Mt. Senmai-dake 千枚岳 – Mt. Warusawa 悪沢岳 – Mt. Eboshi 烏帽子岳
|Duration: 5 days|
|Distance: 29.1 km|
|Elevation change: 2021 metres|
|Highest point: 3141 metres|
|Start: Sawarajima Lodge|
|Finish: Torikura Bus Stop|
|Map: Yama to Kogen Chizu 山と高原地図 ［No.43 塩見・赤石・聖岳 SHIOMI·AKAISHI·HIJIRI-DAKE］|
|Print: PDF Topo map A3 size (scalable to A4)|
|Download: GPX Track (.gpx) Including POIs (Points of Interest) Google Earth (.kml)|
Exploring the Southern Minami Alps
If you want to enjoy some of the most pristine and rugged nature Japan has to offer than the south end of the Minami Alps is an excellent choice. The area is home to five of the ten hyakumeizan in the Minami Alps and sees a relatively small portion of the 65,000 travellers that visit the National Park each year. This hike was completed over five days but could be shortened by catching the afternoon bus to Ina-Oshima Station on the fourth day. Another option is turning it into six days with an optional side trip to Mt. Shiomi. For other great hikes in the area be sure to check out the Hiking and Trekking: The Japan Alps and Mount Fuji guidebook.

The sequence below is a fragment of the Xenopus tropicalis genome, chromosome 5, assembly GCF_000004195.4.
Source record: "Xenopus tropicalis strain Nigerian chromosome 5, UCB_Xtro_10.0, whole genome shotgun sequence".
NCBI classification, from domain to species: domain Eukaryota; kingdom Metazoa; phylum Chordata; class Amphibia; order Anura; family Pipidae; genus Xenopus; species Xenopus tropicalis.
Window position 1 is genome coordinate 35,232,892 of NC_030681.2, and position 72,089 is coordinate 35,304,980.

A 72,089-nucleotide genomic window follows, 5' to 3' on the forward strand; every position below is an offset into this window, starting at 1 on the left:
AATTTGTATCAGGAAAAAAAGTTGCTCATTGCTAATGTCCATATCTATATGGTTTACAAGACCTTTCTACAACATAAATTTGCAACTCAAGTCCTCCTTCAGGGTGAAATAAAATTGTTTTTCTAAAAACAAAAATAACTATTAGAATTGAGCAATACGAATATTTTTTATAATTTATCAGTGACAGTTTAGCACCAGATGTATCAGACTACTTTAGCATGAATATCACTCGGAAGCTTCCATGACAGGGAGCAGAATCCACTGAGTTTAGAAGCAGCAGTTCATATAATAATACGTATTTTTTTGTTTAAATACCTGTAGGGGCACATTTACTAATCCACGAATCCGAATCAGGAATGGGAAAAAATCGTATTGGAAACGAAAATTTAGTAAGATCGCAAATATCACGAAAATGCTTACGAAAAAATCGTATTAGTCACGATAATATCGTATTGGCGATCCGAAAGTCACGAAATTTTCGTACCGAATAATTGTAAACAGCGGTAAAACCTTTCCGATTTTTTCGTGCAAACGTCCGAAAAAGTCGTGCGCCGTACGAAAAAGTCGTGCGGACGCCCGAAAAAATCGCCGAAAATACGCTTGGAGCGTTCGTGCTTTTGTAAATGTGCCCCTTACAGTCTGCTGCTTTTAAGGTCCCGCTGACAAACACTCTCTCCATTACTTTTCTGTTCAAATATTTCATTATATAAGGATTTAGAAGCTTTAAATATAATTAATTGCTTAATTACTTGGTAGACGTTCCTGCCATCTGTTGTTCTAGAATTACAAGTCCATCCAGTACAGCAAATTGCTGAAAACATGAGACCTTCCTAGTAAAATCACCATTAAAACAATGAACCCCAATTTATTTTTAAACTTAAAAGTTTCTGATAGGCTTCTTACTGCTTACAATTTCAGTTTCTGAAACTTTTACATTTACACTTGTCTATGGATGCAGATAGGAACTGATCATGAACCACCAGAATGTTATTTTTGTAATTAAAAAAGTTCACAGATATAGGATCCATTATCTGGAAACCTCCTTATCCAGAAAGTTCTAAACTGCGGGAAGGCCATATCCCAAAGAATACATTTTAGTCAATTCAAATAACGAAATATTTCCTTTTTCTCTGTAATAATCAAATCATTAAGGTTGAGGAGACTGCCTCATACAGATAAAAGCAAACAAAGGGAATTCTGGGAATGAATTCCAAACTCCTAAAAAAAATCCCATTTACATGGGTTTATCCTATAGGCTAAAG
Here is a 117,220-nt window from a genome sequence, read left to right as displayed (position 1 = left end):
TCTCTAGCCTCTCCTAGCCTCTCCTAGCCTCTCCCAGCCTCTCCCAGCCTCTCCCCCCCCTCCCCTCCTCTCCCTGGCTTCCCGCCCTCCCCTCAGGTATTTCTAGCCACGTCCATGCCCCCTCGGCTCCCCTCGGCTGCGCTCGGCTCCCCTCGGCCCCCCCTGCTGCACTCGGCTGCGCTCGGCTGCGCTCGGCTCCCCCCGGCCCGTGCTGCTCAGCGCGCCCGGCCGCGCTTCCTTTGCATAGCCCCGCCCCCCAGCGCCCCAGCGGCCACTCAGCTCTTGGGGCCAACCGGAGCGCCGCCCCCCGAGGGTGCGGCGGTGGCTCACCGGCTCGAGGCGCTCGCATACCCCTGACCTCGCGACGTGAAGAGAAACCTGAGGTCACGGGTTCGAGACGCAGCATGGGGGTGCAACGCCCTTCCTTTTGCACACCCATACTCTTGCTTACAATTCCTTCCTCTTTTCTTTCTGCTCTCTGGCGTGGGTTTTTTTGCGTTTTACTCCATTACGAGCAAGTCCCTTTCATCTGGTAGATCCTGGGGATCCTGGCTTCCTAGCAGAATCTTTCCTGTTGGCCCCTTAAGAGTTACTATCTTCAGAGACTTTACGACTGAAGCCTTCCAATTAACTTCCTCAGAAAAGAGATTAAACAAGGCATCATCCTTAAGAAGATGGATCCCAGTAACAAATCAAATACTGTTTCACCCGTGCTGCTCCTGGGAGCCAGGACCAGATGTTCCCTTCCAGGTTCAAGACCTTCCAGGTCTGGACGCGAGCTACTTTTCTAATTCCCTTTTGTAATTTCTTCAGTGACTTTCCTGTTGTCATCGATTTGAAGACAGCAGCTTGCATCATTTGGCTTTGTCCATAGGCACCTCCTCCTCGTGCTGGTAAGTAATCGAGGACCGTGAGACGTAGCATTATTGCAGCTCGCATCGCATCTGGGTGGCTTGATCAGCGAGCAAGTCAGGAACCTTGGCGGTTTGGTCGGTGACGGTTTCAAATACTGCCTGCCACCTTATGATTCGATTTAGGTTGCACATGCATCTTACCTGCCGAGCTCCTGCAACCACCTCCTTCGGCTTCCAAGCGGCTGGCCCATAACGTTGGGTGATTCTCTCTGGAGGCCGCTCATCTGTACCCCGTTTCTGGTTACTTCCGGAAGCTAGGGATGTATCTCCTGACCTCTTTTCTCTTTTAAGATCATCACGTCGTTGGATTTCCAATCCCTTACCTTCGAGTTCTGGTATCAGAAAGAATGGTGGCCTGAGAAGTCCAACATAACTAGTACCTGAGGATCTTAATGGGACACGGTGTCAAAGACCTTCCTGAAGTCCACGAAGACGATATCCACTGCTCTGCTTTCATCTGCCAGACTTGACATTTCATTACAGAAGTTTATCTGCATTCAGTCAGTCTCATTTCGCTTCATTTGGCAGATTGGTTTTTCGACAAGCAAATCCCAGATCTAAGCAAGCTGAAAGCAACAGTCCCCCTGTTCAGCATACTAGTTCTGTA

Day 1: Getting to the Sawarajima Lodge
Given the remoteness of the south end of the Minami Alps means only the most dedicated hikers make the long trip to Sawarajima a jumping-off point for the region’s many hikes. From west Tokyo it took the better part of 9 hours to reach Sawarajima costing around 13,000-yen. The price breakdown was as follows. Local trains plus Shinkansen to JR Shizuoka Station (7,000-yen). A long bus ride from Shizuoka to the Hatanagi Dai-ichi Dam (3 hrs, 3,100 yen) get off at the Rinji chushajo bus stop. Finally, transferring to a shuttle bus for the final leg to Sawarajima (1 hr, 3,000-yen). Note the bus to the Hatanagi Dai-ichi Dam needs to be booked online at least one day in advance. There are 3-5 daily shuttle buses to the Sawarajima Lodge 椹島ロッジ with tickets (vouchers) purchased prior to boarding.
If you plan on riding the shuttle bus on the return leg you will need to stay at one of the Tokushu Tokai Paper Co., Ltd huts with the 3,000-yen voucher going towards the cost. Even though I was ‘thru-hiking’ with no need for a return shuttle bus the staff at the Sawarajima Lodge were insistent I stay at one of huts along the route to the point of offering to contact one of the huts on my behalf. In reality none of the huts will force you to stay nor ask for proof that you have already done so. One last point is, at the Rinji chushajo and at every hut or campsite you stay you’ll be asked to fill in a hiking plan (tozantodoke) where you register your name, dates and emergency contact.